It claims a “continuous-use” battery life of 70 hours, which I cannot confirm nor deny. However, I will say that in two weeks of using it as my main mouse I only had to charge it once. It does take over 2 and a half hours to charge, which doesn’t compare too well to the Roccat Burst Pro Air that only takes 10 minutes to charge, and has a battery life of 100 hours (of continuous use).
Switching between both mice made it apparent just how light the V2 Pro is. But Razer saved on weight by removing features previously included in the Viper Ultimate. You can’t argue with their use of a lighter battery (-2.6g), lighter key cover (-0.06g), and other “structural modifications” (-4g), but 2.7g was saved by removing RGB lighting, 2.9g by removing the extra right-side buttons, and 3.2g by removing built-in grips.
But these are features that many gamers, especially professional ones, can do without. And the V2 improves on the Ultimate in many areas.
It has a Focus Pro 30K optical sensor, whereas the Ultimate has the Focus +20,000 DPI. And the V2 Pro has Razer’s optical gen-3 switches, which have a 90 million click lifespan, compared to the Ultimate’s gen-2’s 70 million.
Then there’s the asymmetric cut-off, which allows you to adjust the height level for lift-off and landing distance. The Viper V2 Pro has up to 26 height adjustments compared to the Ultimate’s 3. The expert smart tracking that the V2 Pro achieves is thanks to Razer’s Focus Pro optical sensor, which is able to adjust to almost any surface due to its fixed lift-off distance.
There are only five programmable buttons on the Viper V2 Pro, which is decent but less than the Viper Ultimate’s 8, and there is only one onboard memory profile.
Software and lighting
- No RGB lighting
- Razer Synapse software
Razer’s free Synapse 3 software is available alongside the mouse, enabling you to adjust performance (DPI, polling rate), calibration (the asymmetric cut-off and tracking distance), and power settings. You can also rebind keys and set up macros.
However, Synapse is typically most useful for tweaking the Chroma RGB lighting on a peripheral and setting various flashy presents, but the only lighting on the Razer Viper V2 Pro is a single LED to indicate power, DPI and battery life.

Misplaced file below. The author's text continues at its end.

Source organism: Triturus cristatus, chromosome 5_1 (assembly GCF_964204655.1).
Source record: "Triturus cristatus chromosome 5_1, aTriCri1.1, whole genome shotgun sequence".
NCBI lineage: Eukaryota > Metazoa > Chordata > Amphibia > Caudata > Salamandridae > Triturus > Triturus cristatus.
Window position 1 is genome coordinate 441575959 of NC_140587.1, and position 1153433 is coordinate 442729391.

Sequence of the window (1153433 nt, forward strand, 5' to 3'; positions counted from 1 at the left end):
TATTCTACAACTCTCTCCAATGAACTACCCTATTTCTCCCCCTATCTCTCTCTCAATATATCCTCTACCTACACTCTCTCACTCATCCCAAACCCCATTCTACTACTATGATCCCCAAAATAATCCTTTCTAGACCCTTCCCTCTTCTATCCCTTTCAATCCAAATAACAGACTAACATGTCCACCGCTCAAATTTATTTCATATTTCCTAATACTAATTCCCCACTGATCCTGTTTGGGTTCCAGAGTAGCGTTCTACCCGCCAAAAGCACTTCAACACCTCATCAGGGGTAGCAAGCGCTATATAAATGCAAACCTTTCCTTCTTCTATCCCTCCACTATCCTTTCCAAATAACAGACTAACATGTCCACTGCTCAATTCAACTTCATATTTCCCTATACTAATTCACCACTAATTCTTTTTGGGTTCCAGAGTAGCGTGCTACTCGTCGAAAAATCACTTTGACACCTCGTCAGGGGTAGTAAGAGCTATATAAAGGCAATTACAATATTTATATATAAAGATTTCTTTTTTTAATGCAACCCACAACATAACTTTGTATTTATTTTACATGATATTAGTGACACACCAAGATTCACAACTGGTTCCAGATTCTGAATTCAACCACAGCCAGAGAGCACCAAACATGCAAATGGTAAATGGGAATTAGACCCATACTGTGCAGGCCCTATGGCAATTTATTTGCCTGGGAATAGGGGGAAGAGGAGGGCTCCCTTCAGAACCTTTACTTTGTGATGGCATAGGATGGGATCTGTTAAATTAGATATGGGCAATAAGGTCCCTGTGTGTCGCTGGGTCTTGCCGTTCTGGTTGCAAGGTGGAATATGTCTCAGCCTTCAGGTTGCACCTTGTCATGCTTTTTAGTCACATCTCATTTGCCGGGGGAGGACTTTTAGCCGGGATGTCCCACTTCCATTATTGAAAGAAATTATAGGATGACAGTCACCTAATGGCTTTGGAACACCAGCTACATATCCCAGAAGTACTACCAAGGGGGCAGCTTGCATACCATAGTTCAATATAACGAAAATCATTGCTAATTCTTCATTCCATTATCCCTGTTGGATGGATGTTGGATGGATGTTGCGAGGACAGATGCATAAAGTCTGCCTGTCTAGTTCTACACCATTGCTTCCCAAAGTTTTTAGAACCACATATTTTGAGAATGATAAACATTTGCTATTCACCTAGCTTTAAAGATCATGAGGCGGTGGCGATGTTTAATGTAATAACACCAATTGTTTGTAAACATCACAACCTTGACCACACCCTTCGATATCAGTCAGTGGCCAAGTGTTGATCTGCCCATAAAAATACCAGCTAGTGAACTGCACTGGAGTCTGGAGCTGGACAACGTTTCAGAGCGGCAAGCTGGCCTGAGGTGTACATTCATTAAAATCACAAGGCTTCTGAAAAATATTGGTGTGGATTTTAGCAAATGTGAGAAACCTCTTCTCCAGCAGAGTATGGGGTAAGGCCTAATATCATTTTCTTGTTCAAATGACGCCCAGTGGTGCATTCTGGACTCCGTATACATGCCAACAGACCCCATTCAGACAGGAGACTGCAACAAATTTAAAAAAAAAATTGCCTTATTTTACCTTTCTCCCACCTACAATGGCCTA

It’s a disappointing omission, especially if you want all of your peripherals to cycle through colours in unison. But as I’ve said previously in this review, the removal of RGB lighting was essential to reduce weight and maximise performance.
Should you buy it?
You want a gaming mouse that focuses on performance rather than aesthetics: The Razer Viper V2 Pro has been optimised for performance, with an extremely light design and powerful specs to ensure a speedy performance.
You’re looking to avoid the mammoth price: The Razer Viper V2 Pro arguably provides an overkill performance for most gamers, making it an extremely expensive option. You’re able to find far better value if you’re happy to settle for a lower DPI.
The Razer V2 Pro does not skimp on performance. In fact, aside from weight loss, that was clearly Razer’s primary focus when designing it. The sensor’s 30K max DPI is unnecessary, but the accuracy is sensational, making it ideal for fast-paced games like shooters and RTSes.
There are no RGB features with this mouse and the visual design leaves a little to be desired. Its price is also very steep, although I still think it’s worth the cost if you’re craving the ultimate gaming mouse performance.
How we test
Every mouse we test is used for at least a week. During that time, we’ll check for ease of use and put it through its paces by playing a range of genres, including FPS, MOBAs and strategy.
Used as a main mouse for two weeks.
Games tested: Warframe, Vampire the Masquerade: Bloodhunt, League of Legends, and Path of Exile.
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No, unlike its predecessor, it is not suitable for left-handers.
Yes, you can download Razer Synapse 3 on the Razer website.
Yes, there is onboard memory for 1 profile and five programmable buttons, and it can be programmed in Razer Synapse.